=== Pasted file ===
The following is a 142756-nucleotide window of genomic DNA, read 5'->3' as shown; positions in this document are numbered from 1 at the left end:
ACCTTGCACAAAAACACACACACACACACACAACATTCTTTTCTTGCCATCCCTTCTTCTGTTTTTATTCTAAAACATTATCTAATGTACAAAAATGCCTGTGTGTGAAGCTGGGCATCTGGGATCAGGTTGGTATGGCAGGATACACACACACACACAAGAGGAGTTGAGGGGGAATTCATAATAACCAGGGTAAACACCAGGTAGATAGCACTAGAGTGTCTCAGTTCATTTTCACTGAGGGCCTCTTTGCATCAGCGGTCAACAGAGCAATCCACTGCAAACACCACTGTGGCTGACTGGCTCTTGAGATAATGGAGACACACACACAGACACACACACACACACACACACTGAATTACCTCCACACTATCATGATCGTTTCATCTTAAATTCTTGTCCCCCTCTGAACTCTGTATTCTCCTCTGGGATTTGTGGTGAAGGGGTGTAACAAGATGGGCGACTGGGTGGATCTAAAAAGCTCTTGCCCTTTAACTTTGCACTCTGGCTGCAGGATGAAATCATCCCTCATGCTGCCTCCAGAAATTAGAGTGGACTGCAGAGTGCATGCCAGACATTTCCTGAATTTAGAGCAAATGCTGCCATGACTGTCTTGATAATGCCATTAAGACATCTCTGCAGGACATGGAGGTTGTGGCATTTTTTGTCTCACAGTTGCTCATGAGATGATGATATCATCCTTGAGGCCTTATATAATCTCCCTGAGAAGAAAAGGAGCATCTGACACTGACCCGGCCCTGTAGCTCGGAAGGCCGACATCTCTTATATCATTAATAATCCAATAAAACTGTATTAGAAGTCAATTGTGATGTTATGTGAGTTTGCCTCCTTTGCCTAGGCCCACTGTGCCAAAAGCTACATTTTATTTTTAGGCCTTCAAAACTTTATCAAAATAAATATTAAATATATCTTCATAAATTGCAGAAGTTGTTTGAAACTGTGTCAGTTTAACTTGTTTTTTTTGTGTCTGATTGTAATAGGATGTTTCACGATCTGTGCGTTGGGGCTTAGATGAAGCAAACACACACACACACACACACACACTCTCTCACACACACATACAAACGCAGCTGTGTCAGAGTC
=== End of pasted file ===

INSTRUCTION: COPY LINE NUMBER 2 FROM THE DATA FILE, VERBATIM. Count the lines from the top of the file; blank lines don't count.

ACCTTGCACAAAAACACACACACACACACACAACATTCTTTTCTTGCCATCCCTTCTTCTGTTTTTATTCTAAAACATTATCTAATGTACAAAAATGCCTGTGTGTGAAGCTGGGCATCTGGGATCAGGTTGGTATGGCAGGATACACACACACACACAAGAGGAGTTGAGGGGGAATTCATAATAACCAGGGTAAACACCAGGTAGATAGCACTAGAGTGTCTCAGTTCATTTTCACTGAGGGCCTCTTTGCATCAGCGGTCAACAGAGCAATCCACTGCAAACACCACTGTGGCTGACTGGCTCTTGAGATAATGGAGACACACACACAGACACACACACACACACACACACTGAATTACCTCCACACTATCATGATCGTTTCATCTTAAATTCTTGTCCCCCTCTGAACTCTGTATTCTCCTCTGGGATTTGTGGTGAAGGGGTGTAACAAGATGGGCGACTGGGTGGATCTAAAAAGCTCTTGCCCTTTAACTTTGCACTCTGGCTGCAGGATGAAATCATCCCTCATGCTGCCTCCAGAAATTAGAGTGGACTGCAGAGTGCATGCCAGACATTTCCTGAATTTAGAGCAAATGCTGCCATGACTGTCTTGATAATGCCATTAAGACATCTCTGCAGGACATGGAGGTTGTGGCATTTTTTGTCTCACAGTTGCTCATGAGATGATGATATCATCCTTGAGGCCTTATATAATCTCCCTGAGAAGAAAAGGAGCATCTGACACTGACCCGGCCCTGTAGCTCGGAAGGCCGACATCTCTTATATCATTAATAATCCAATAAAACTGTATTAGAAGTCAATTGTGATGTTATGTGAGTTTGCCTCCTTTGCCTAGGCCCACTGTGCCAAAAGCTACATTTTATTTTTAGGCCTTCAAAACTTTATCAAAATAAATATTAAATATATCTTCATAAATTGCAGAAGTTGTTTGAAACTGTGTCAGTTTAACTTGTTTTTTTTGTGTCTGATTGTAATAGGATGTTTCACGATCTGTGCGTTGGGGCTTAGATGAAGCAAACACACACACACACACACACACACTCTCTCACACACACATACAAACGCAGCTGTGTCAGAGTC